As we’ve seen a gigantic rise this year in online shopping, stores like Macy’s and JC Penney are working hard to keep themselves afloat. There is so much changing in brick and mortar retail that major shifts need to be made.

So, what is Macy’s proposing to do?

The upscale department store chain is going to be testing smaller stores in locations outside of major shopping malls. Bloomingdale’s stores will be doing the same. “We continue to believe that the best malls in the country will thrive,” CEO Jeff Gennette told CNBC analysts. “However, we also know that Macy’s and Bloomingdale’s have high potential [off]-mall and in smaller formats.”

While the pandemic assuredly plays a role in this, the need for change came even before the hit in March. Macy’s had announced in February their plans to close 125 stores in the next three years. This is in conjunction with Macy’s expansion of Macy’s Backstage, which offers more affordable options.

Gennette also stated that while those original plans are still in place, Macy’s has been closely monitoring the competition in the event that they need to adjust the store closure timeline. At the end of the second quarter, Macy’s had 771 stores, including Bloomingdale’s and Bluemercury.

Last week, Macy’s shares climbed 3 percent, after the retailer reported a more narrow loss than originally expected, along with stronger sales due to an uptick in their online business. So they’re already doing well in that regard. But will smaller stores be the change they need to survive?

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Business Marketing

Why you must nix MLM experience from your resume

(BUSINESS MARKETING) MLMs prey on people without much choice, but once you try to switch to something more stable, don’t use the MLM as experience.



Discussing including MLM experience on a resume.

MLM experience… Is it worth keeping on your resume?

Are you or someone you know looking for a job after a stint in an MLM? Well, first off, congratulations for pursuing a real job that will provide a steady salary! But I also know that transition can be hard. The job market is already tight and if you don’t have much other work experience on your resume, is it worth trying to leverage your MLM experience?

The short answer? Heck no.

As Ask the Manager puts it, there’s a “strong stigma against [MLMs],” meaning your work experience might very well put a bad taste in the mouth of anyone looking through resumes. And looking past the sketchy products many offer, when nearly half of people in MLMs lose money and another quarter barely break even, it sure doesn’t paint you in a good light to be involved.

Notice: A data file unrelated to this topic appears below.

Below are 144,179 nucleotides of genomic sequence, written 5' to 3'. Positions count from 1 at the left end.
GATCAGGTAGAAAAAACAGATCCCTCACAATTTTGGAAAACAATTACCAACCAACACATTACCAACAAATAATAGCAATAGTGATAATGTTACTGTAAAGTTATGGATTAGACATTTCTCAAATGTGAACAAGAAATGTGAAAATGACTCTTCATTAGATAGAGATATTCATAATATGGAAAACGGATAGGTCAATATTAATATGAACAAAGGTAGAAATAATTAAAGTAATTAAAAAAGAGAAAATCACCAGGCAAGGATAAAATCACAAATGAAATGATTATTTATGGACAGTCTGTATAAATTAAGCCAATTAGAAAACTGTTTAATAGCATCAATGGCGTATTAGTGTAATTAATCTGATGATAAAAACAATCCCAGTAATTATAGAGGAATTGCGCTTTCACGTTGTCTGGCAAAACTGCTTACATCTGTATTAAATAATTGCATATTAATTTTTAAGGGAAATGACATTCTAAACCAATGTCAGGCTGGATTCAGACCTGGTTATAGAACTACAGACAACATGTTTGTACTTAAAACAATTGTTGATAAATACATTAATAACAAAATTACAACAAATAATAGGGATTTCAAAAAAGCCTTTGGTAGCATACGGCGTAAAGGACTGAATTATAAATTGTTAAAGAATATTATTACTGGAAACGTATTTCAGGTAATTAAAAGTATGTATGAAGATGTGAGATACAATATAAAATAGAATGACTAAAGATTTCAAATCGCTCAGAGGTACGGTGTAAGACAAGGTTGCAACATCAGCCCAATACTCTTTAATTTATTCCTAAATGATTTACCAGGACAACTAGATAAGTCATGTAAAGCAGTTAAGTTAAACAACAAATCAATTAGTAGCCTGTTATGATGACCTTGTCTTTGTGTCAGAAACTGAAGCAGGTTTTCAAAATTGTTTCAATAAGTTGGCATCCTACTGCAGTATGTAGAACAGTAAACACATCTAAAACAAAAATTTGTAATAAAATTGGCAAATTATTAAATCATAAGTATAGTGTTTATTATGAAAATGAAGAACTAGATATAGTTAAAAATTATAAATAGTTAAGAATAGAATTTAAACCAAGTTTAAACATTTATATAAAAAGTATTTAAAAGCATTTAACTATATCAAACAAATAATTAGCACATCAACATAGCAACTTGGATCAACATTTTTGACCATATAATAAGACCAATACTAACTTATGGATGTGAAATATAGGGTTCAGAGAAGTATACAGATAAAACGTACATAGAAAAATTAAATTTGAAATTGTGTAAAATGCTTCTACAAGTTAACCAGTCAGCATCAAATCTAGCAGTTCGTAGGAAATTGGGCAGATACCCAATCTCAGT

(Not to mention, many who do turn a profit only do so by recruiting more people, not actually by selling many products.)

“But I wouldn’t say I worked for an MLM,” you or your friend might say, “I was a small business owner!”

It’s a common selling point for MLMs, that often throw around pseudo-feminist feel good slang like “Boss Babe” or a “Momtrepreneur,” to tell women joining that they’re now business women! Except, as you might have guessed, that’s not actually the case, unless by “Boss Babe” you mean “Babe Who Goes Bankrupt or Tries to Bankrupt Her Friends.”

A more accurate title for the job you did at an MLM would be Sales Rep, because you have no stake in the creation of the product, or setting the prices, or any of the myriad of tasks that a real entrepreneur has to face.

Okay, that doesn’t sound nearly as impressive as “small business owner.” And I know it’s tempting to talk up your experience on a resume, but that can fall apart pretty quickly if you can’t actually speak to actual entrepreneur experience. It makes you look like you don’t know what you’re talking about…which is also not a good look for the job hunt.

That said… Depending on your situation, it might be difficult to leave any potential work experience off your resume. I get it. MLMs often target people who don’t have options for other work opportunities – and it’s possible you’re one of the unlucky ones who doesn’t have much else to put on paper.